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State v. Wright

Decided: July 20, 1989.

STATE OF NEW JERSEY, PLAINTIFF-RESPONDENT,
v.
CATHERINE WRIGHT, DEFENDANT-APPELLANT, AND JOHN WARLOW AND DAVID CASTOR, DEFENDANTS



On appeal from Superior Court, Law Division, Camden County.

Petrella, Gruccio and Landau. The opinion of the court was delivered by Gruccio, J.A.D.

Gruccio

Defendant Catherine Wright was charged, in a 45-count indictment returned by the Camden County Grand Jury, with promoting prostitution, N.J.S.A. 2C:34-1b(1), N.J.S.A. 2C:34-1b(2), N.J.S.A. 2C:34-1b(3), N.J.S.A. 34:1b(4) and N.J.S.A. 2C:34-1b(5); possession of hollow nose bullets, N.J.S.A. 2C:39-3f, and maintaining a premises as a house of prostitution, N.J.S.A. 2C:33-12c. Defendant entered a retraxit plea of guilty to maintaining a house of prostitution pursuant to a plea bargain. The plea agreement provided for a probationary sentence with such conditions as the court would impose in its discretion, a $30 Violent Crimes Compensation Board penalty, dismissal of the remaining counts of the indictment, closing of the private show portion of plaintiff's business for up to six months and confiscation of $2,800 in cash and $1,600 in credit card receipts. The plea was not to be evidential in any civil proceedings. Defendant also retained the right to appeal the conviction but waived all rights to the forfeited money in the event of a reversal.

At sentencing, the judge imposed a sentence in substantial compliance with the plea agreement. Defendant was sentenced to a 3-year term of probation conditioned on her ceasing the above prohibited activity and performing 250 hours of community service. Defendant was ordered to forfeit the $2,800 in cash as agreed to in a consent order.*fn1 All remaining counts against defendant were dismissed.

We briefly review the facts which are essentially uncontested. Defendant owned an establishment known as the Adult House in Woodlynne, New Jersey, where she maintained an adult bookstore which also offered live entertainment. As a result of a complaint, a prosecutor's investigator went to defendant's establishment. A counter man exchanged the investigator's $10 bill for five one-dollar bills and coins then directed him to a booth where a woman appeared on the other side of a glass partition. The investigator put money in the coin slots, picked up a telephone and spoke with the woman. She said that for $40 they could take off their clothing in a back room where they could feel and touch each other for 15 minutes or $30, for 10 minutes. The woman said they could do anything and everything they wanted except engage in intercourse and that she would sit on his lap and masturbate him. She also indicated tips were accepted and that the fees could be charged on Mastercard or Visa.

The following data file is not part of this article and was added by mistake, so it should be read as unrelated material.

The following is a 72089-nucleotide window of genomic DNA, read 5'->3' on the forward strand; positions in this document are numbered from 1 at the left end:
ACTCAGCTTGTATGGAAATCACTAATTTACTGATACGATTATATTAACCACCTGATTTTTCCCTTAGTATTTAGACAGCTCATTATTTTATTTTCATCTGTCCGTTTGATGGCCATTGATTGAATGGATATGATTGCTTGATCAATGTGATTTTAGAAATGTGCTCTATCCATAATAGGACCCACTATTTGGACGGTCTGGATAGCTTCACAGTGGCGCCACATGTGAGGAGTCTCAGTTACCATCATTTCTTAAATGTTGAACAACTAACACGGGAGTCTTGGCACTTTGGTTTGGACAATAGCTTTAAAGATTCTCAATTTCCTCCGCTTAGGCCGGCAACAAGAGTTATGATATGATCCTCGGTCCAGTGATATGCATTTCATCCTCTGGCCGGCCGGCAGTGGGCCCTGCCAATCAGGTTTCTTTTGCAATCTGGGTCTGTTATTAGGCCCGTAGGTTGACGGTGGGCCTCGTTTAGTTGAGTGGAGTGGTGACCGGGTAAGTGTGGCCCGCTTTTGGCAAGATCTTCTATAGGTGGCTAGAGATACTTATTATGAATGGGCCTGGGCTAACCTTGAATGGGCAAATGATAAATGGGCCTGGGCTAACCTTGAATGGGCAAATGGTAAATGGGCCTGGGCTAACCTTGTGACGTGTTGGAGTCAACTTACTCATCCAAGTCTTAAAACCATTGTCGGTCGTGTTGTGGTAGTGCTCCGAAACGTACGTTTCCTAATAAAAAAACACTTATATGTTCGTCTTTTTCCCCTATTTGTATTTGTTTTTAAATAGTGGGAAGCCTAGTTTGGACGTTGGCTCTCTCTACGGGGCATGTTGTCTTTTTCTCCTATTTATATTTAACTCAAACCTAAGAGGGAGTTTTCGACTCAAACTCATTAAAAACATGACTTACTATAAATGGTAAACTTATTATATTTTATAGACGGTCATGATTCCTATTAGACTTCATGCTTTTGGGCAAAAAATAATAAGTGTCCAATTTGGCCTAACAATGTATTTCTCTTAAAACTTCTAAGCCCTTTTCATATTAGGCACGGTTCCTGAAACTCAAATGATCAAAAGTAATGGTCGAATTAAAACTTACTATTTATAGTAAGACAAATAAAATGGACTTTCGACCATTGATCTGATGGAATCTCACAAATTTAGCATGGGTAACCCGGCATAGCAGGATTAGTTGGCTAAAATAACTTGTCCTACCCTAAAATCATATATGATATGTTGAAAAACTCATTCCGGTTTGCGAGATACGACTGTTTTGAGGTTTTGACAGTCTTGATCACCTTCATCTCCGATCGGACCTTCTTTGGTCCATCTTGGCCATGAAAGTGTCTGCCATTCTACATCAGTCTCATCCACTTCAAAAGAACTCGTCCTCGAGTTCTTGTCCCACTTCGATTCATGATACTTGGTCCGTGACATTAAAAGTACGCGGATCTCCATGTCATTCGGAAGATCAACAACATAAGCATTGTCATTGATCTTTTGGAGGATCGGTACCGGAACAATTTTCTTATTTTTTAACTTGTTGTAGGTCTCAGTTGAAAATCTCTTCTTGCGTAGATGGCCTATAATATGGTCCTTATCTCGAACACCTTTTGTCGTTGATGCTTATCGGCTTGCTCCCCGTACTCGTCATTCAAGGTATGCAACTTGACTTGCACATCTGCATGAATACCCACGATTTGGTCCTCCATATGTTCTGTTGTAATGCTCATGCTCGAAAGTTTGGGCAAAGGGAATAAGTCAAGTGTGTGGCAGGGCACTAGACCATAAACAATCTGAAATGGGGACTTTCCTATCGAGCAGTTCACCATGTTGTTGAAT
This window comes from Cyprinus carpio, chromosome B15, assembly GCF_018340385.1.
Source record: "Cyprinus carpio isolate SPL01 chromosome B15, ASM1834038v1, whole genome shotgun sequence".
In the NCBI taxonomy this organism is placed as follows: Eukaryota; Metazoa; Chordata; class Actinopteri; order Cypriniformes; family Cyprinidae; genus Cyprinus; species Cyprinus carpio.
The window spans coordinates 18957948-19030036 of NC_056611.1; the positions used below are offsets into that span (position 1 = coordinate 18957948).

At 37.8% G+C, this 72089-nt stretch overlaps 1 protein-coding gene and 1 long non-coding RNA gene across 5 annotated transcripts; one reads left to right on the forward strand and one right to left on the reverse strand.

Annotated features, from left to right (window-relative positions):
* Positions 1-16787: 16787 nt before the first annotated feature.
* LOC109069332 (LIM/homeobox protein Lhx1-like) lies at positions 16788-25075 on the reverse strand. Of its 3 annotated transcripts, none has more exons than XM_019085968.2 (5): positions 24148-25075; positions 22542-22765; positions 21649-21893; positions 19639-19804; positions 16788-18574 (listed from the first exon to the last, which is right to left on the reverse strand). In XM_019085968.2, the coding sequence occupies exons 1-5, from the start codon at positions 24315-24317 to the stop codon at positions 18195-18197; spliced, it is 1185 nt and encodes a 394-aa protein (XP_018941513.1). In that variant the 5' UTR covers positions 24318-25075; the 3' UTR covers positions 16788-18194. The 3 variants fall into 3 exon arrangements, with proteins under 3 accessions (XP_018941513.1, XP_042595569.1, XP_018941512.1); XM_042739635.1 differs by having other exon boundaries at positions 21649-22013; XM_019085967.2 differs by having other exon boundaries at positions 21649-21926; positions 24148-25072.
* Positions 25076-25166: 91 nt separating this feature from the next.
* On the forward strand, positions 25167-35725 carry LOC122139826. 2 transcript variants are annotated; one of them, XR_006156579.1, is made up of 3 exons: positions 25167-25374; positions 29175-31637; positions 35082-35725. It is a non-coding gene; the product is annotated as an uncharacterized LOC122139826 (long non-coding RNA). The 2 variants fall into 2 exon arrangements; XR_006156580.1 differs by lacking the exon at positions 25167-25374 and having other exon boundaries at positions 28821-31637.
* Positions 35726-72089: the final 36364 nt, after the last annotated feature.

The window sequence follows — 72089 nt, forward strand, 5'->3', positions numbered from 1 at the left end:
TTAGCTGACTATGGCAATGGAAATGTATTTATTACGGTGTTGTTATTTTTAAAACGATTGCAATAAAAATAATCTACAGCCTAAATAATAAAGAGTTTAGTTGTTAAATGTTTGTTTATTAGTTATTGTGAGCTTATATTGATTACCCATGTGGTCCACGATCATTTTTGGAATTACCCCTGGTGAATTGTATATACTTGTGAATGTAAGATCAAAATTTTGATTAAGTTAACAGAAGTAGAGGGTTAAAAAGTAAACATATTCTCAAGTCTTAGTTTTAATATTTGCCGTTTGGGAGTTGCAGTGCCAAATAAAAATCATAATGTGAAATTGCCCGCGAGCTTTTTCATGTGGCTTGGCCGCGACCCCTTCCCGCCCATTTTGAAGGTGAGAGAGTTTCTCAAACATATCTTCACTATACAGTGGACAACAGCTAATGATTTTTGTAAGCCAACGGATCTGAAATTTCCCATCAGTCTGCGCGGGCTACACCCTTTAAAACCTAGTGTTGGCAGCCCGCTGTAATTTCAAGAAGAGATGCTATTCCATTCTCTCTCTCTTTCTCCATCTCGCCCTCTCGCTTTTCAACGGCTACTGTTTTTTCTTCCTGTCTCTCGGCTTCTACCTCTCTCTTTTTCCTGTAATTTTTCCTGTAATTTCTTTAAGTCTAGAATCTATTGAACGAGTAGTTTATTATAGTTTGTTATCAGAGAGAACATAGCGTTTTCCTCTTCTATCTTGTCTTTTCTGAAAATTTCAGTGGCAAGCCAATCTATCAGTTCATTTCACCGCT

Defendant pled guilty to N.J.S.A. 2C:33-12c, admitted splitting fees with her employees and stated facts which substantiated the investigator's report. Defendant essentially admits these allegations in her statement of facts in her brief at the trial level and before us.

On appeal defendant contends:

1. For the reasons set forth in appellant's motion to dismiss the indictment, defendant's conviction should be reversed and the indictment dismissed.

1a. N.J.S.A. 2C:34-1 denies defendant due process of law contrary to the Fourteenth Amendment of the United States Constitution in that it fails to define what conduct would be considered deviant sexual relations and thus fails to give defendant fair warning and proper notice of what conduct is to be proscribed.

2. N.J.S.A. 2C:34-1 is unconstitutionally void for vagueness in that, while attempting to prohibit prostitution, it fails to describe what acts of sexual activity or deviate relations are to be considered as elements of the prostitution charge.

We begin our analysis of this case with a statement of what legal principles are and are not involved. What is involved is a form of sexual activity for money. What is not involved is the constitutionally ...


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